Action plans are an established and important component of management of asthma. Studies have shown that recurrent attacks are reduced by about 60% in patients who own and follow an action plan. One might assume that the same benefits would be seen in patients with COPD but a number of studies, including one in this issue of Thorax (see page 977), have shown a very limited impact of an action plan on the risk of recurrent attacks or on healthcare expenditure (a key outcome measure in the current climate). Whether this reflects differences in the underlying responsiveness of the attack to intervention or differences in patient characteristics is far from clear. Mike Morgan suggests that there may be lessons to learn from the more successful management pathways developed for other chronic diseases (see page 935). Perhaps guided self management would be more successful if it was applied as part of a multi-faceted, effectively integrated pathway of care. One key characteristic of such a pathway might be ready access to a trained healthcare professional. Primary care commissioners are rightly concerned by the high cost of COPD lung attacks and the high risk of recurrent episodes. This remains an important area for further study.

The more the merrier?

We all learnt as students that giving patients with COPD shedloads of oxygen is a bad thing because they forget to breathe and die, but for acute asthma, anything goes, because their respiratory drive is impervious to hyperoxia. Except it isn't. In this issue, Perrin et al report that high concentration oxygen administered to patients with acute severe asthma may result in clinically significant hypercapnia (rise to ≥45 mm Hg or by ≥10 mm Hg), presumably but not definitely by worsening of V:Q mismatch to increase dead space ventilation. The accompanying Editorial points out that the time has come for guidelines for acute severe asthma to be changed, and in accord with the BTS oxygen guidelines, titrate oxygen as with any other drug to produce the desired effects, but no more. So the greater the certainty and seniority of the person teaching you, the more likely they are to be wrong—trainees please note. Moderation in all things (or at least in oxygen therapy). See pages 937 and 931.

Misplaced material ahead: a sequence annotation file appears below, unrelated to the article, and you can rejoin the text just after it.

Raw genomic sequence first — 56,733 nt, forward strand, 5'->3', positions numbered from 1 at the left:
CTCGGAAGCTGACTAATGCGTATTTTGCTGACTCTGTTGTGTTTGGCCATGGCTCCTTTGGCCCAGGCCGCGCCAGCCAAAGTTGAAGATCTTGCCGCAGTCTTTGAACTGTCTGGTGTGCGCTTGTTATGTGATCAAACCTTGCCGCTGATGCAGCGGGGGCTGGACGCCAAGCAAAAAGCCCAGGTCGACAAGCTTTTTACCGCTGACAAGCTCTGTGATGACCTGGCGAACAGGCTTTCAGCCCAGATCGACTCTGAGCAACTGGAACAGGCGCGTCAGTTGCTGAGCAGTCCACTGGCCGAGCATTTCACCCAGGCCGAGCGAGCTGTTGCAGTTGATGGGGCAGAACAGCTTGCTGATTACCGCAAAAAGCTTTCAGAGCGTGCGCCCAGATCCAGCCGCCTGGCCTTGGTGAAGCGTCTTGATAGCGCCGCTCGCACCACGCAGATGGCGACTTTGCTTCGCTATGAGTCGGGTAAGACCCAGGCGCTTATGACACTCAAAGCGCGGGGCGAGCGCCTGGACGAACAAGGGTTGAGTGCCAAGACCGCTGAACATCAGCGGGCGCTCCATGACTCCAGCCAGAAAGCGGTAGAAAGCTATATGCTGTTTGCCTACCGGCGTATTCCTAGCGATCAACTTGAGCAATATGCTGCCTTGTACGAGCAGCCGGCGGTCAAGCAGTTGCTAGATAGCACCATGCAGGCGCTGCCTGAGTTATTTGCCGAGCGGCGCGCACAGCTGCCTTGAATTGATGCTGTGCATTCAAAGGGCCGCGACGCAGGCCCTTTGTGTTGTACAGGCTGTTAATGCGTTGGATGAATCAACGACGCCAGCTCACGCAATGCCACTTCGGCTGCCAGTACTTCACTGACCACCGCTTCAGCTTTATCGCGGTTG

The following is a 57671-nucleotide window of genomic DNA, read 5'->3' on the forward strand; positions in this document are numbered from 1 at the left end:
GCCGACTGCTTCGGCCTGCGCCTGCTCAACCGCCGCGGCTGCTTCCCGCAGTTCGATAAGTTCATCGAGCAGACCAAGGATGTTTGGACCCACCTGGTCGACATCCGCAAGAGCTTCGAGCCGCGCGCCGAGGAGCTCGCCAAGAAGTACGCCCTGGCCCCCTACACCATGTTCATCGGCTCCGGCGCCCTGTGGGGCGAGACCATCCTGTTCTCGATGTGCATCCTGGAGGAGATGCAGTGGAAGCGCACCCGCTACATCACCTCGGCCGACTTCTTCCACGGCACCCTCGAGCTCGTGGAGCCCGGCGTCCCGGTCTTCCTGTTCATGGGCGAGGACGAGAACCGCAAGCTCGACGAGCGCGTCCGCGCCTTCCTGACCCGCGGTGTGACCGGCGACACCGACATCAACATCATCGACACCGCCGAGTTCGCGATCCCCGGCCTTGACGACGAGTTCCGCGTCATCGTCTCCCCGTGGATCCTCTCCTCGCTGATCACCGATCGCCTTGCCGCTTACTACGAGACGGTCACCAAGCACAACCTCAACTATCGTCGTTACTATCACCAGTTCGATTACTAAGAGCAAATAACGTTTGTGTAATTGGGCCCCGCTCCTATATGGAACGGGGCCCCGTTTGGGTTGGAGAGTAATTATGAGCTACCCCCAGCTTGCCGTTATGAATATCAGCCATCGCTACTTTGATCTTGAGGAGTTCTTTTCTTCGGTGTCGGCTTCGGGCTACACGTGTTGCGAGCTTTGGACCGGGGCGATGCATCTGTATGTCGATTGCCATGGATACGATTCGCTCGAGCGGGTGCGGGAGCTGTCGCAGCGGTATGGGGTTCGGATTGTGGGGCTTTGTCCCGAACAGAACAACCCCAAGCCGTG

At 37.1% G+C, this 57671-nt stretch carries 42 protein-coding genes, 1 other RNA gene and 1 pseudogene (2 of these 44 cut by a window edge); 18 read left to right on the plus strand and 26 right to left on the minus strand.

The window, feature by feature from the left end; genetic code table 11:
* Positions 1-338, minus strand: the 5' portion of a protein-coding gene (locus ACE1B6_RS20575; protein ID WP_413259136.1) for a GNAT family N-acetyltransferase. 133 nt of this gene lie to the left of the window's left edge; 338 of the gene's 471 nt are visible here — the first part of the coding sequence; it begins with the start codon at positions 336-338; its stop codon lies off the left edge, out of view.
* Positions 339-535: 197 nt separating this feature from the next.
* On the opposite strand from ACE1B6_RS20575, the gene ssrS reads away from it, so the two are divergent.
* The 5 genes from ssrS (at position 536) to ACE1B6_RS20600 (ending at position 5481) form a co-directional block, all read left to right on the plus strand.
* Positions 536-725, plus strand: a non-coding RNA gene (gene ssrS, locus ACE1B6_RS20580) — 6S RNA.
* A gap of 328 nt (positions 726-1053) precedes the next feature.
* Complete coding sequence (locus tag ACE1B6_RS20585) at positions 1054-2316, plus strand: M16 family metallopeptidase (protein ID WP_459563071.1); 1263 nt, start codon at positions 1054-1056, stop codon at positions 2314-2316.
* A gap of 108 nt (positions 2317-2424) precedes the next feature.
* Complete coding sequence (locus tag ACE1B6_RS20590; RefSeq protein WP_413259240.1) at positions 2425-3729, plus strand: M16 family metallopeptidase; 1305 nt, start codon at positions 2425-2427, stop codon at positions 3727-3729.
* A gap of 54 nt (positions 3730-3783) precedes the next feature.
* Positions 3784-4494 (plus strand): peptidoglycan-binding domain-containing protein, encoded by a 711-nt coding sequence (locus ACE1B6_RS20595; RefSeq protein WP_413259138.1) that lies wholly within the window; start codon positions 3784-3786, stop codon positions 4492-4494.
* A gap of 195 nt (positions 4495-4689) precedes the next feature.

Non-eosinophilic asthma and systemic inflammation

We have made our views on the value of the term ‘asthma’ very clear in previous editions of airwaves. As is the case for ‘chronic renal failure’ and ‘heart failure’, identification of this syndrome should be seen as the beginning of a search for underlying mechanisms rather than an end of the diagnostic process. One important component is to establish the pattern of the underlying airway inflammation. Studies which have done this in a systematic way have found that up to a third of patients have neutrophilic rather than eosinophilic airway inflammation. Identification of this sub-group is potentially clinically important as they respond poorly to corticosteroid therapy. Peter Gibson's group have made an important contribution to our understanding of non-eosinophilic asthma. In this issue of Thorax his group show that patients with neutrophilic asthma have increased systemic gene expression of various markers of neutrophilic inflammation, reinforcing the belief that their ‘asthma’ is associated with a fundamentally different pathological process (see page 942). Important questions on this asthma phenotype remain, including the stability of the phentype in adults and children, the prognosis, and optimum management.